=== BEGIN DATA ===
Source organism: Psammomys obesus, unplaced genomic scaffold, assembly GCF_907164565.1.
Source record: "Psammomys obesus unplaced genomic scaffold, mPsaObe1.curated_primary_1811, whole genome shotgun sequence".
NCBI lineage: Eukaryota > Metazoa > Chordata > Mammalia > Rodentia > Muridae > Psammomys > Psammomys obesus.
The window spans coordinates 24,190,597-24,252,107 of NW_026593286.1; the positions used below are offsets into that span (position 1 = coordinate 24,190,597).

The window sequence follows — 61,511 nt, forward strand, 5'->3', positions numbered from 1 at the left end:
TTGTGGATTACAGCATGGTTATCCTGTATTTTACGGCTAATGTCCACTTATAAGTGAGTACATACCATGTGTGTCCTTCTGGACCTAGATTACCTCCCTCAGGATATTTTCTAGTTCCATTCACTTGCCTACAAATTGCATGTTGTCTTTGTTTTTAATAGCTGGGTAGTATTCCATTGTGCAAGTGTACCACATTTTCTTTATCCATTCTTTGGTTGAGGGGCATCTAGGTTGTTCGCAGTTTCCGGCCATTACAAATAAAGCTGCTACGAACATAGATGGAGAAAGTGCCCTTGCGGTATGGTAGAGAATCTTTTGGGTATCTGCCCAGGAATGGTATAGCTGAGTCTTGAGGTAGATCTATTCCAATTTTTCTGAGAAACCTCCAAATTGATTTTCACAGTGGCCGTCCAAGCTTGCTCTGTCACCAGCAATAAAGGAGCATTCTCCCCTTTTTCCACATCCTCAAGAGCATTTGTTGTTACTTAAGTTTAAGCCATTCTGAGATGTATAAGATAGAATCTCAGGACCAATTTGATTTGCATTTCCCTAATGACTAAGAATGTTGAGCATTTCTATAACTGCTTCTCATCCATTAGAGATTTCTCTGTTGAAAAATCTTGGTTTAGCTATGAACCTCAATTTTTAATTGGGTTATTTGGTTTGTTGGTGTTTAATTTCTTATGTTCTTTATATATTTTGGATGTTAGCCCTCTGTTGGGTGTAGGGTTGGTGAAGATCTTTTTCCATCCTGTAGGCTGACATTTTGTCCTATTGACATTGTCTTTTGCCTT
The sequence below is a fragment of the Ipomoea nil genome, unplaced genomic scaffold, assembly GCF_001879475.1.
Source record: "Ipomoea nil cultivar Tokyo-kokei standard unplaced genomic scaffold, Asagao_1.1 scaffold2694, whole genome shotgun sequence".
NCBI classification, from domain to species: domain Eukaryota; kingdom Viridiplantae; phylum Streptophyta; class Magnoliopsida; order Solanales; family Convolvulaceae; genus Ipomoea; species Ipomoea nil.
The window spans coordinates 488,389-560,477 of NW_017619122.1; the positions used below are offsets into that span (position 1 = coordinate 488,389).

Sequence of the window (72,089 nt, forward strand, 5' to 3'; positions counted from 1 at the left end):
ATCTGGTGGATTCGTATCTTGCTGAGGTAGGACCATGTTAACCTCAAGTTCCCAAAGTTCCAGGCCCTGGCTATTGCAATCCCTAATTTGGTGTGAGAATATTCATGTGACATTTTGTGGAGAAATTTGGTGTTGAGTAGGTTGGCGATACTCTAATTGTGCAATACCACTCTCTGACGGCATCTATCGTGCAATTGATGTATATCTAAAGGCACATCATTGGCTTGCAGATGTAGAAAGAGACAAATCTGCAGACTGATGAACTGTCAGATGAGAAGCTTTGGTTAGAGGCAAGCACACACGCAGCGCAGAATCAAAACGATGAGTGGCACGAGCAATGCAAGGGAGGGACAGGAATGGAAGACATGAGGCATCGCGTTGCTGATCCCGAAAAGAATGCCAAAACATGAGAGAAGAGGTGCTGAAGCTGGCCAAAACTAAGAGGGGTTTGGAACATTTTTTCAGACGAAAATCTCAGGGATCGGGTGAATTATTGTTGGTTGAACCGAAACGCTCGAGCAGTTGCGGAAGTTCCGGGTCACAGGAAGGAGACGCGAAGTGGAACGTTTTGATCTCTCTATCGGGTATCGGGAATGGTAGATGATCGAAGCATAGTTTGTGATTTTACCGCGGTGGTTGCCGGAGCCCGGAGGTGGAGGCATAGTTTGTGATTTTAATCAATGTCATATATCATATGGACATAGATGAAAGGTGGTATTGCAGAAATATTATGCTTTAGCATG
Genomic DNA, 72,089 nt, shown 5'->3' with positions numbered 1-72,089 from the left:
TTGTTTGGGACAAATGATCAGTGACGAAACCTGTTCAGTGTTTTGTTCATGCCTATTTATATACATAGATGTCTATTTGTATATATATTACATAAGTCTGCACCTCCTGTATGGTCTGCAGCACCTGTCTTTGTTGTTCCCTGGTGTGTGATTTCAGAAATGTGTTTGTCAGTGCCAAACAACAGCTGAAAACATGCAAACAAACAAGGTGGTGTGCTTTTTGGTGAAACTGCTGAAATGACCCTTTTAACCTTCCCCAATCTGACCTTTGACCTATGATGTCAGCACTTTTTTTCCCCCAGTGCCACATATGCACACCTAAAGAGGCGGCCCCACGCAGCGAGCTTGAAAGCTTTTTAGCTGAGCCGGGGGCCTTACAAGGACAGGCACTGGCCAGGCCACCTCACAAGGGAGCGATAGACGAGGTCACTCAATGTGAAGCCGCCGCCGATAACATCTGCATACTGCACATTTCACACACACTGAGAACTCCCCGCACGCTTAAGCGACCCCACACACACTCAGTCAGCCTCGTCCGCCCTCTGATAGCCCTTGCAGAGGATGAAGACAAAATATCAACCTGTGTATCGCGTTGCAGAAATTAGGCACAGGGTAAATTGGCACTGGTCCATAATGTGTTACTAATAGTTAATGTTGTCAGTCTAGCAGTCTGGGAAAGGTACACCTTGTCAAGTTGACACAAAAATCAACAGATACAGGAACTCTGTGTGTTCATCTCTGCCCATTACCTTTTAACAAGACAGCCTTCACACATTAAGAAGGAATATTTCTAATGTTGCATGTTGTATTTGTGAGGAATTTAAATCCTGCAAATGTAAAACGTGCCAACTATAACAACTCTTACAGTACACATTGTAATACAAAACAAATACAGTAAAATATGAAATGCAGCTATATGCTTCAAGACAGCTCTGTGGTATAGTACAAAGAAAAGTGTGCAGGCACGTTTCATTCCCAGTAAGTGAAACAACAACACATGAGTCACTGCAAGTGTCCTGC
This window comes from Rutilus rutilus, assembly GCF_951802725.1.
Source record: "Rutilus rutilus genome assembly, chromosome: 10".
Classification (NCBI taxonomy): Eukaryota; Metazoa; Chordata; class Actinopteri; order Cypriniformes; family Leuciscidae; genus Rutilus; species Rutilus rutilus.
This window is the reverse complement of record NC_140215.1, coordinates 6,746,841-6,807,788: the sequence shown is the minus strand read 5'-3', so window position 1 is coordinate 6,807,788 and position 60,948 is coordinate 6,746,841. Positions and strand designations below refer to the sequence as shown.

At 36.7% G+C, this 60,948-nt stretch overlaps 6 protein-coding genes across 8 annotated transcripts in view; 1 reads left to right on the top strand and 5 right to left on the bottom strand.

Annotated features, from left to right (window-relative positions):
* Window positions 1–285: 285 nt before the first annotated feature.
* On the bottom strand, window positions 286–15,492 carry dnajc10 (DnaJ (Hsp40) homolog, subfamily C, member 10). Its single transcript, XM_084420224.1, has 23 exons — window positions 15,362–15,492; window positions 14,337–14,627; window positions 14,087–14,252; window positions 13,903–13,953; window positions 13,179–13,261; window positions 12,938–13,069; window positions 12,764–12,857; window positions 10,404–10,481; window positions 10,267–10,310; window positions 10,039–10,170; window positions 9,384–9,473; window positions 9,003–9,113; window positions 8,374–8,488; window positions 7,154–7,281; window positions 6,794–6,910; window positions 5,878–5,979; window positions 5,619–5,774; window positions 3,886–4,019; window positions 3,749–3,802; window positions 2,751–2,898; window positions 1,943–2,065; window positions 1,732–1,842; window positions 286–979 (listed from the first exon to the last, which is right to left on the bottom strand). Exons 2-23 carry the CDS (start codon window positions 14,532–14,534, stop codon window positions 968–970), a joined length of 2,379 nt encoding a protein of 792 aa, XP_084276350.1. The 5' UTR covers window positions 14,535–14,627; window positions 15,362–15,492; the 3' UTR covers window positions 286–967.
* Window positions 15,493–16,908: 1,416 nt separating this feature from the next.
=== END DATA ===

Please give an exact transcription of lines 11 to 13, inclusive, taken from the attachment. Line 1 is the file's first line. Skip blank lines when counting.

Sequence of the window (72,089 nt, forward strand, 5' to 3'; positions counted from 1 at the left end):
ATCTGGTGGATTCGTATCTTGCTGAGGTAGGACCATGTTAACCTCAAGTTCCCAAAGTTCCAGGCCCTGGCTATTGCAATCCCTAATTTGGTGTGAGAATATTCATGTGACATTTTGTGGAGAAATTTGGTGTTGAGTAGGTTGGCGATACTCTAATTGTGCAATACCACTCTCTGACGGCATCTATCGTGCAATTGATGTATATCTAAAGGCACATCATTGGCTTGCAGATGTAGAAAGAGACAAATCTGCAGACTGATGAACTGTCAGATGAGAAGCTTTGGTTAGAGGCAAGCACACACGCAGCGCAGAATCAAAACGATGAGTGGCACGAGCAATGCAAGGGAGGGACAGGAATGGAAGACATGAGGCATCGCGTTGCTGATCCCGAAAAGAATGCCAAAACATGAGAGAAGAGGTGCTGAAGCTGGCCAAAACTAAGAGGGGTTTGGAACATTTTTTCAGACGAAAATCTCAGGGATCGGGTGAATTATTGTTGGTTGAACCGAAACGCTCGAGCAGTTGCGGAAGTTCCGGGTCACAGGAAGGAGACGCGAAGTGGAACGTTTTGATCTCTCTATCGGGTATCGGGAATGGTAGATGATCGAAGCATAGTTTGTGATTTTACCGCGGTGGTTGCCGGAGCCCGGAGGTGGAGGCATAGTTTGTGATTTTAATCAATGTCATATATCATATGGACATAGATGAAAGGTGGTATTGCAGAAATATTATGCTTTAGCATG
Genomic DNA, 72,089 nt, shown 5'->3' with positions numbered 1-72,089 from the left: